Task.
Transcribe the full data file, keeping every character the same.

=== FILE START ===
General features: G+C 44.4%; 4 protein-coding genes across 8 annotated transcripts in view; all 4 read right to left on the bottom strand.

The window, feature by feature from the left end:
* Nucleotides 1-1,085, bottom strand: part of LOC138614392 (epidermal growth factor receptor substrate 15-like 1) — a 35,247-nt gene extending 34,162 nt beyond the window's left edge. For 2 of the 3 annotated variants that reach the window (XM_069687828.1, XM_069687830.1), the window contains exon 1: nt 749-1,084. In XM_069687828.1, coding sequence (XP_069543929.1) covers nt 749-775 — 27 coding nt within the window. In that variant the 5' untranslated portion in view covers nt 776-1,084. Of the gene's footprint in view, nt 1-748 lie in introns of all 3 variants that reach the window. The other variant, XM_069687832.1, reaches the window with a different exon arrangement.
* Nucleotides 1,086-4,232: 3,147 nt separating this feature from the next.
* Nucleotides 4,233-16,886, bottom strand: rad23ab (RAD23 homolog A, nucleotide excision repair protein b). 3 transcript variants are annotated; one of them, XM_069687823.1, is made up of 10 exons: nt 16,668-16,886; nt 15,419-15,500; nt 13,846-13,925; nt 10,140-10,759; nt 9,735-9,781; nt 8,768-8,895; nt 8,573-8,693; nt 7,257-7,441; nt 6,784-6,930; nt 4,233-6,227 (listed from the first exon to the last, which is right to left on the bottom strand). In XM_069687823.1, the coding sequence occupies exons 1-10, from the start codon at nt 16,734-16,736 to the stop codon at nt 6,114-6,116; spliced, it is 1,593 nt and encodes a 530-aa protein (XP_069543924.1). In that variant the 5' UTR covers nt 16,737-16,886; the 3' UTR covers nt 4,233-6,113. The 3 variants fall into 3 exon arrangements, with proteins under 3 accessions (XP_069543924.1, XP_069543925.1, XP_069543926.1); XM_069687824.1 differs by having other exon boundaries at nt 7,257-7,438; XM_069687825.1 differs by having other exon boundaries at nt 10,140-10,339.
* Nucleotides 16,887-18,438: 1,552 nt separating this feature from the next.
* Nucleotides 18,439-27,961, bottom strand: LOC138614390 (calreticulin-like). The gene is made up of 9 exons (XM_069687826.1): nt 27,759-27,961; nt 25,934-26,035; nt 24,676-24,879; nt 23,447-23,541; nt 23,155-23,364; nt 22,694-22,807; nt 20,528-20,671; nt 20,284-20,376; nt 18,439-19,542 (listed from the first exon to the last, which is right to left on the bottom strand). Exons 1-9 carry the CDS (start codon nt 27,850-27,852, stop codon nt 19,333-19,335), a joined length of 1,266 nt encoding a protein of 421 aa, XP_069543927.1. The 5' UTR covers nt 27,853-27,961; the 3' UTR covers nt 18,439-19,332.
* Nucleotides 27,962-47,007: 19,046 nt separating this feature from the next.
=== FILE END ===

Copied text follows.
General features: G+C 44.4%; 4 protein-coding genes across 8 annotated transcripts in view; all 4 read right to left on the bottom strand.

The window, feature by feature from the left end:
* Nucleotides 1-1,085, bottom strand: part of LOC138614392 (epidermal growth factor receptor substrate 15-like 1) — a 35,247-nt gene extending 34,162 nt beyond the window's left edge. For 2 of the 3 annotated variants that reach the window (XM_069687828.1, XM_069687830.1), the window contains exon 1: nt 749-1,084. In XM_069687828.1, coding sequence (XP_069543929.1) covers nt 749-775 — 27 coding nt within the window. In that variant the 5' untranslated portion in view covers nt 776-1,084. Of the gene's footprint in view, nt 1-748 lie in introns of all 3 variants that reach the window. The other variant, XM_069687832.1, reaches the window with a different exon arrangement.
* Nucleotides 1,086-4,232: 3,147 nt separating this feature from the next.
* Nucleotides 4,233-16,886, bottom strand: rad23ab (RAD23 homolog A, nucleotide excision repair protein b). 3 transcript variants are annotated; one of them, XM_069687823.1, is made up of 10 exons: nt 16,668-16,886; nt 15,419-15,500; nt 13,846-13,925; nt 10,140-10,759; nt 9,735-9,781; nt 8,768-8,895; nt 8,573-8,693; nt 7,257-7,441; nt 6,784-6,930; nt 4,233-6,227 (listed from the first exon to the last, which is right to left on the bottom strand). In XM_069687823.1, the coding sequence occupies exons 1-10, from the start codon at nt 16,734-16,736 to the stop codon at nt 6,114-6,116; spliced, it is 1,593 nt and encodes a 530-aa protein (XP_069543924.1). In that variant the 5' UTR covers nt 16,737-16,886; the 3' UTR covers nt 4,233-6,113. The 3 variants fall into 3 exon arrangements, with proteins under 3 accessions (XP_069543924.1, XP_069543925.1, XP_069543926.1); XM_069687824.1 differs by having other exon boundaries at nt 7,257-7,438; XM_069687825.1 differs by having other exon boundaries at nt 10,140-10,339.
* Nucleotides 16,887-18,438: 1,552 nt separating this feature from the next.
* Nucleotides 18,439-27,961, bottom strand: LOC138614390 (calreticulin-like). The gene is made up of 9 exons (XM_069687826.1): nt 27,759-27,961; nt 25,934-26,035; nt 24,676-24,879; nt 23,447-23,541; nt 23,155-23,364; nt 22,694-22,807; nt 20,528-20,671; nt 20,284-20,376; nt 18,439-19,542 (listed from the first exon to the last, which is right to left on the bottom strand). Exons 1-9 carry the CDS (start codon nt 27,850-27,852, stop codon nt 19,333-19,335), a joined length of 1,266 nt encoding a protein of 421 aa, XP_069543927.1. The 5' UTR covers nt 27,853-27,961; the 3' UTR covers nt 18,439-19,332.
* Nucleotides 27,962-47,007: 19,046 nt separating this feature from the next.